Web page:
The dignity and really overwhelming beauty and solemnity of a Coronation ceremony cannot be conveyed in words, and only those who have had the privilege of being present can fully realize what it is like.
One little incident at Edward VII’s Coronation I think might be mentioned. My seat was just behind that of my dear Aunt Beatrice, and under the Royal Box was displayed all the priceless Chruch plate belonging to the Abbey.
Aunt Beatrice was very proud of her bound and specially-embroidered copy of the Coronation Service, presented to her by the Ladies’ Needlework Guild. Although I whispered a warning that, if she continued to fidget, it might go overboard, there soon came an agonized murmur: ‘Louie, it’s going – oh dear, it’s gone!’ And gone it had with a terrible clatter among all the Church plate.
And here is a ‘flashback’ of lovely Queen Alexandra during the Coronation ceremony. She was perturbed because a drop of the Holy Oil with which she had been anointed had trickled down on to her dear little nose, fear of irreverence preventing her, as she told me, from using her handkerchief.
observations: Princess Marie Louise of Schleswig-Holstein was the granddaughter of Queen Victoria, and lived into the reign of Queen Elizabeth II, so some of what she says just does have intrinsic interest: she met an awful lot of people in her day. She sounds very charming – it’s not clear if she had a ghost writer for this book, but she has a simple, almost naïve style, addressing the reader frequently - ‘ I want to tell you now about….’
She milled around in the junior circles of the Royal Family – elsewhere I read that at some point she & her sister might have been considered as possible brides for a then-Prince of Wales – and that their mother certainly wanted them in the frame. But that was not to be, and that particular Prince became engaged to May of Teck, then died, leaving his brother (the future George V) to marry May and climb to the throne. All a bit Henry VIII/ Katherine of Aragon, but not so disastrous.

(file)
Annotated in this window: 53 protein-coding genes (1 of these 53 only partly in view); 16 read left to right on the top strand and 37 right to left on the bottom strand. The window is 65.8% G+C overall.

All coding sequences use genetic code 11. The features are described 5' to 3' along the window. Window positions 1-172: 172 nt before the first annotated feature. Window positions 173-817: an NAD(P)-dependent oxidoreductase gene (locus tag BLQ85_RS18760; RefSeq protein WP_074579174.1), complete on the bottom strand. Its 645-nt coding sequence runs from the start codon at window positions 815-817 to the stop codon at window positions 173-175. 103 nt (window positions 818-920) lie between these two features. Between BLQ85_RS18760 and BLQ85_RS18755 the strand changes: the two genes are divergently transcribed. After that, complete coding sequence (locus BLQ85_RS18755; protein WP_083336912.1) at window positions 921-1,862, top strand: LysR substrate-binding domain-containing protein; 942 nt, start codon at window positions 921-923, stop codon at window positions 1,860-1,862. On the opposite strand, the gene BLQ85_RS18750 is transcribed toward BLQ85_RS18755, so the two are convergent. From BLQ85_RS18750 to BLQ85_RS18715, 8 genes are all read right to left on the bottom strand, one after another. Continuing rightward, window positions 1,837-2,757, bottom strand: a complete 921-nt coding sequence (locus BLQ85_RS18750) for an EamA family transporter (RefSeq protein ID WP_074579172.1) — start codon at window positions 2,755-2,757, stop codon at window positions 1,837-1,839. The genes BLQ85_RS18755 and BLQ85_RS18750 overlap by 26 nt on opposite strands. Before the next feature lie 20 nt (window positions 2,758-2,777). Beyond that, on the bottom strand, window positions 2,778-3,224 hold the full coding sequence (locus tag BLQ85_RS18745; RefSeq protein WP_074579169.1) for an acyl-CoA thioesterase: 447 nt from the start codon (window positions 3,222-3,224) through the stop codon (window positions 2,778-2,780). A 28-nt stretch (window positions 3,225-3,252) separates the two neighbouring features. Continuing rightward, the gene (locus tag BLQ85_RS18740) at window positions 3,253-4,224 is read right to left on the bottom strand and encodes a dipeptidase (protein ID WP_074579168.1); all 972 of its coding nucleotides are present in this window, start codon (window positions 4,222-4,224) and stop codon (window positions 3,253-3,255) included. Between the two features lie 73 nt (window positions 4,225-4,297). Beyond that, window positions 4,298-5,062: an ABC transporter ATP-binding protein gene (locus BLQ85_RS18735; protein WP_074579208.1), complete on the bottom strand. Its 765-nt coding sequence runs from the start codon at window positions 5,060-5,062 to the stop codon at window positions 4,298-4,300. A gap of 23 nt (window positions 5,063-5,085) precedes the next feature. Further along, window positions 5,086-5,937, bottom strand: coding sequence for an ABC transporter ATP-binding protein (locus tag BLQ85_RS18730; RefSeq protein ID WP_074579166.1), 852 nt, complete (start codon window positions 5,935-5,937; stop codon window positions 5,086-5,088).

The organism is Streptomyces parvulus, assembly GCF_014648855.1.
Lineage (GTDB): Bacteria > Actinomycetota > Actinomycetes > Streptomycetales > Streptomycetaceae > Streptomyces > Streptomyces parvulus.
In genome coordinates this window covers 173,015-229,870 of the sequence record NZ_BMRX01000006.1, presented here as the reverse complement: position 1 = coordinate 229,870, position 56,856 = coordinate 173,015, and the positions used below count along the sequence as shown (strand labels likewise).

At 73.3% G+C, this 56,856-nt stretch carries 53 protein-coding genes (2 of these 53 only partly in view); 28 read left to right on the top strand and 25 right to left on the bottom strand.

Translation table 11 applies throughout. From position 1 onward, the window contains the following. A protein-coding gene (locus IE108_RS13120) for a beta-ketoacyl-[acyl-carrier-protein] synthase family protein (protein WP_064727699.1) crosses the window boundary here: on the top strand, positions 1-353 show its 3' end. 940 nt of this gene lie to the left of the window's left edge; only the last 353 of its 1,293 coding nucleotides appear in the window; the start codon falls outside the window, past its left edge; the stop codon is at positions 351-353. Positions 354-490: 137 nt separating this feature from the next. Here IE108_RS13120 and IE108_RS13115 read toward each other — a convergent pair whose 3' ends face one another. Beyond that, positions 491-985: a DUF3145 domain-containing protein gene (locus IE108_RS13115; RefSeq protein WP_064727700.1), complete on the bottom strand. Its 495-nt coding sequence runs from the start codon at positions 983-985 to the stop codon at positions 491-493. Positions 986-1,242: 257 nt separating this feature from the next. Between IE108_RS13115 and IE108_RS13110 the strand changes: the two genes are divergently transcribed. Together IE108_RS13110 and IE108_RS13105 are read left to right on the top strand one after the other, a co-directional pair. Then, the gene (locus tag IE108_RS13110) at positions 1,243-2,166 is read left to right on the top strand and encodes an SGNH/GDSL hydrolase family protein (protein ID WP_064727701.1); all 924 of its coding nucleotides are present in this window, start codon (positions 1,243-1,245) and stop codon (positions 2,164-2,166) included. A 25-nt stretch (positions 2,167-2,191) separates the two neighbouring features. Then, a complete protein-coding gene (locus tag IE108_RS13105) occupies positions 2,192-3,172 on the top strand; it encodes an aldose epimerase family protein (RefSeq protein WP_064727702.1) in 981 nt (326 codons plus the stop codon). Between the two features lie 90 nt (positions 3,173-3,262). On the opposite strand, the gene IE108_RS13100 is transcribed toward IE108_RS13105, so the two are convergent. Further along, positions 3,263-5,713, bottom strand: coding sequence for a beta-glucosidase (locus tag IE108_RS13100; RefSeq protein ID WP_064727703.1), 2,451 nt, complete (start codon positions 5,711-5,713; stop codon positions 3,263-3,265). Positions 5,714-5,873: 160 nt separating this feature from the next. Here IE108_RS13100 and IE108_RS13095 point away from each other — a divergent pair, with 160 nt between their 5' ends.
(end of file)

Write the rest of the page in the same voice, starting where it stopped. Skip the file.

Her sister, Princess Helena Victoria, never did marry, and our narrator wasn’t much better off. She married one Prince Aribert of Anhalt, but it was not a successful relationship and the marriage was dissolved. She was not too happy about this, according to her book. No-one really knows what happened, though there is a reference elsewhere to Queen Victoria helping the Princess in a marital ‘awkwardness’: impressive, as the annulment happened just a month before the old Queen died. The Princess never married again, feeling herself still bound by her marriage vows.
She settled in for a life of charitable works and Royal socializing in England, and quite surprised her cousin King George V by telling him she travelled by bus. One of her projects was the creation of the great doll’s house for Queen Mary.
She does have great descriptions of the formal occasions of State, the life of a minor Royal, the presentation of debutantes and how that has changed – and, always, great clothes descriptions. She has an eye for the telling detail – how the princesses’ trains changed from 3 yards to 1.5, for example.
There is a nice story of a German court official’s wife who went to the opera ‘half-dressed’ – she wore a white satin bodice on top, then boots, galoshes and a tweed skirt below. No-one would see her in her box, and they could save the cost of a carriage by walking to and from the theatre.
Recently the blog looked at the private chapel at Madresfield, as featured in Brideshead Revisited: the Princess visited the house often, and was there when the Second World broke out, and describes going to pray in the chapel on that day.
The picture shows the Princess dressed for the Coronation of Queen Elizabeth II in 1953, when she was 80. She wrote her memoirs in the next few years, and died in the year they were published.